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Manufacturing firms can’t afford to ignore employee mental health

Only 26% of manufacturing firms can measure the impact employee mental health has on costs such as disability & health care claims. We can do better.

The biggest challenge of investing – whether it’s index funds, real estate, or baseball cards – is knowing whether what you buy will increase in value in the long run. After all, you need a genie or a time machine to predict the future. Last we checked, neither of those (sadly) are real.

Companies face the same struggle when it comes to employee mental health care. It’s hard for HR leaders to know what to invest in without evidence that a particular service will actually improve employee outcomes and reduce costs. Plus, in response to the pandemic the mental health space has exploded. While it’s great for companies to have options, it means HR teams need to scrutinize mental health partners closely, looking at clinical and economic outcomes, not just engagement metrics and fancy designs.

Manufacturing firms can’t access the mental health metrics that matter

According to survey data from over 40 large manufacturing firms, 69% can’t access the mental health metrics that matter most to them. As a result, only 26% can measure the impact employee mental health has on costs such as disability claims, health care spending, and productivity. But even for the 26% that have access to this data, it’s incredibly challenging to aggregate, analyze, and glean insights from it.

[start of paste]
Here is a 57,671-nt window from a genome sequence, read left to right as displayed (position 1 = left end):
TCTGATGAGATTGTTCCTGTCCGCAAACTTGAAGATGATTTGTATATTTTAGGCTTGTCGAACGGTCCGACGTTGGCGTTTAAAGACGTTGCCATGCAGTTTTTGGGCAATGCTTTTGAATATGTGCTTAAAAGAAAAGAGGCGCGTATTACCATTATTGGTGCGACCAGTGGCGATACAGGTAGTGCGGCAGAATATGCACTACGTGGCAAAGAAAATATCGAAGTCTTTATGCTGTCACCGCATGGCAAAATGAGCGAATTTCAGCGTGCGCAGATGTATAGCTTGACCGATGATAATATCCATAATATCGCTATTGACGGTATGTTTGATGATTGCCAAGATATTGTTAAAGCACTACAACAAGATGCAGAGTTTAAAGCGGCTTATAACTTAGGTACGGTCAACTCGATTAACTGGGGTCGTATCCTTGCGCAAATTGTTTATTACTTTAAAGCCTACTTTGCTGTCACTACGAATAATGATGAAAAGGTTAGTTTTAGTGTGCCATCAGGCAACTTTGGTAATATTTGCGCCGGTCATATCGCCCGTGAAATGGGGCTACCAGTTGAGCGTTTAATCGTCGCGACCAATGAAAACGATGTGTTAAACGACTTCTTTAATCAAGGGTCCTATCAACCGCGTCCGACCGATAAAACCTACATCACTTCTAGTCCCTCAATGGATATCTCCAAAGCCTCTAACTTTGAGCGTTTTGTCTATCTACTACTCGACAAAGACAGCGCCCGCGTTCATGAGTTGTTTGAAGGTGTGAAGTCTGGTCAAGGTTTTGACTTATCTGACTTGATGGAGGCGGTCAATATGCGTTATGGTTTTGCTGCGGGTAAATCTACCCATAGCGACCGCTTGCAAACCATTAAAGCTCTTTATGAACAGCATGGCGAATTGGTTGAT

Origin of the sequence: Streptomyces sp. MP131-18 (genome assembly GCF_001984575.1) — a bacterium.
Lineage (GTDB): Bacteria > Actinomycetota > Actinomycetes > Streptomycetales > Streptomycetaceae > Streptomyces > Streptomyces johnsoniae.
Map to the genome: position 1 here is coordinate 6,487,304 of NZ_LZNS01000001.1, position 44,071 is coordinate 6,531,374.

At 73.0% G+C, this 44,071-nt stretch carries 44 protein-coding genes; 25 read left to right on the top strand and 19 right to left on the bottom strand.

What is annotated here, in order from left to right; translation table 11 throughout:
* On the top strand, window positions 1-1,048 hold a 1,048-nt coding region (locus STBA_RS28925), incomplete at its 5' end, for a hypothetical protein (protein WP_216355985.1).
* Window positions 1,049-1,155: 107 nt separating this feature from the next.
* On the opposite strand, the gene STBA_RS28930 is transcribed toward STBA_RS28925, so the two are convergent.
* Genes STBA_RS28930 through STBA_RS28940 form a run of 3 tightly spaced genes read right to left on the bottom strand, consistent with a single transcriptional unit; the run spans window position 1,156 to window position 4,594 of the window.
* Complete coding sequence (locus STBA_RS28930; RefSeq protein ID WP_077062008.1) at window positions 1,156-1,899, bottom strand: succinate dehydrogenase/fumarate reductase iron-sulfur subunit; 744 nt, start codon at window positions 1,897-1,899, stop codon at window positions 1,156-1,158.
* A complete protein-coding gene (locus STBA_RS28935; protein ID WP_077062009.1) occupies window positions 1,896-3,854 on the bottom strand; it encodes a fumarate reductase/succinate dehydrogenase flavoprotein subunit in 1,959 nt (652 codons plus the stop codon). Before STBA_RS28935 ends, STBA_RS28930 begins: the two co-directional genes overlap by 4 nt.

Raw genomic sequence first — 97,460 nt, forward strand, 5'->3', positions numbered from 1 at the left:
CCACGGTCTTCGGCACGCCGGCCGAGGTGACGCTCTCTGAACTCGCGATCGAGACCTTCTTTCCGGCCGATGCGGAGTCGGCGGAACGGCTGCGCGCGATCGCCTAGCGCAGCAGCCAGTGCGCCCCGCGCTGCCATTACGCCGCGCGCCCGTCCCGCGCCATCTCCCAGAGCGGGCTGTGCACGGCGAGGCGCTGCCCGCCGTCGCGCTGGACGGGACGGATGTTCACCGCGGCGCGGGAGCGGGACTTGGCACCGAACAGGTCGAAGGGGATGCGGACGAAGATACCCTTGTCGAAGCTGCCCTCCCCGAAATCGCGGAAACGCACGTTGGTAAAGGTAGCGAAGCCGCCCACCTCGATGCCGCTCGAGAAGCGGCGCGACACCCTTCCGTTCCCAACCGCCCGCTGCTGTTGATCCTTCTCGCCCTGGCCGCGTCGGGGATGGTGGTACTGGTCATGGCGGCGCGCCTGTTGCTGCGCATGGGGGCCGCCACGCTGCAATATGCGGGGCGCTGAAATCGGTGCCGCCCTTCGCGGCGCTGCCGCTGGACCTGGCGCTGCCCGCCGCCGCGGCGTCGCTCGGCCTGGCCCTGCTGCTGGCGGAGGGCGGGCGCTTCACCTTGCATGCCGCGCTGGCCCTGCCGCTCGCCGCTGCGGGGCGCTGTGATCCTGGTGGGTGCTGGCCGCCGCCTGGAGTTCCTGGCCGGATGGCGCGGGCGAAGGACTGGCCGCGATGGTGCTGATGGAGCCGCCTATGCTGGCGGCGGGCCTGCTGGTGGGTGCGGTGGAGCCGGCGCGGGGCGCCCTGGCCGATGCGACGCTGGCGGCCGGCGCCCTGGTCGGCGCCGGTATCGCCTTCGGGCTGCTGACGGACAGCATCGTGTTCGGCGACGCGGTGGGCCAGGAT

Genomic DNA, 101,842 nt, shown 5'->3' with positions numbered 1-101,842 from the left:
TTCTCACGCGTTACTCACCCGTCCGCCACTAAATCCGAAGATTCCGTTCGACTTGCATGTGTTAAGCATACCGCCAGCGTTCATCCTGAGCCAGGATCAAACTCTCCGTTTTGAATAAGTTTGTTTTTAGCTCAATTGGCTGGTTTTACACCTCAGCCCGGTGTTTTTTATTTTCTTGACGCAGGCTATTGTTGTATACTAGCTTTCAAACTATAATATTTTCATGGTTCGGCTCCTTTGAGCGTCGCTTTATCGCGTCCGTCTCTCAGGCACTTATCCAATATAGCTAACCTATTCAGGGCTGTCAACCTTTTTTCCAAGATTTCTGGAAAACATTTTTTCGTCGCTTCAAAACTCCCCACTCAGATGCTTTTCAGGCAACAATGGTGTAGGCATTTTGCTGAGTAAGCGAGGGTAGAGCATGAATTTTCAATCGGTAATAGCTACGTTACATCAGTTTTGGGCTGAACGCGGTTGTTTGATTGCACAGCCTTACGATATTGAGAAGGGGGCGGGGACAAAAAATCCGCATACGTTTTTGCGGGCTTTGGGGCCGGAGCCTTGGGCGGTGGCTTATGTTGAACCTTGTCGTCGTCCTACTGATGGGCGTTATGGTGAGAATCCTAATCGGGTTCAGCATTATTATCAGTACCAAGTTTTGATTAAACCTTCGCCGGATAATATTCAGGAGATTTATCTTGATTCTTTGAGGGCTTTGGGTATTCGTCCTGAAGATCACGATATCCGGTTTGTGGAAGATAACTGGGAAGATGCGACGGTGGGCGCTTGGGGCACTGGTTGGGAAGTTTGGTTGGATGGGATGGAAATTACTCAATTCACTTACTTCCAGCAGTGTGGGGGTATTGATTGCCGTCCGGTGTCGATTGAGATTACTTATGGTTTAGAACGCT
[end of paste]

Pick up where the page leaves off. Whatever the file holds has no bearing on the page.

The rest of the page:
Unfortunately, without this data, manufacturing firms may invest in ineffective mental health services – or in no services at all. And that can’t happen. Which is why we developed our latest report: The impact of good mental health: manufacturing. While the report can’t grant you the ability to see into the future (sadly, again), it will give you all the evidence you need to make the business case for investing in evidence based mental health care.

Why? It’s simple. It costs more not to.

Employees with poor mental health cost you 2.6x more

One way we can quantify the impact of poor mental health in the workplace is looking at health care claims. In our report, we estimate the total annual health care spend for manufacturing workers without a mental health claim linked to insomnia or anxiety to be $5,000. For employees with such mental health claims, however, health care spend is 2.6 times higher – more than $13,100. For a manufacturing firm with 10,000 employees, that amounts to nearly $7,000,000 in additional health care spending per year.

But poor mental health can impact more than just health care costs.

  • Accidents: Health care policy research has shown that 23% of the costs of workplace accidents are due to insomnia. In manufacturing, this can lead to damaged products as well as serious injuries.
  • Productivity: In a survey of over 40 large manufacturing firms, 60% say decreased productivity is the biggest cost burden of poor mental health. Reduced productivity as a result of insomnia costs nearly $2,300 per employee annually, according to a study in the journal Sleep.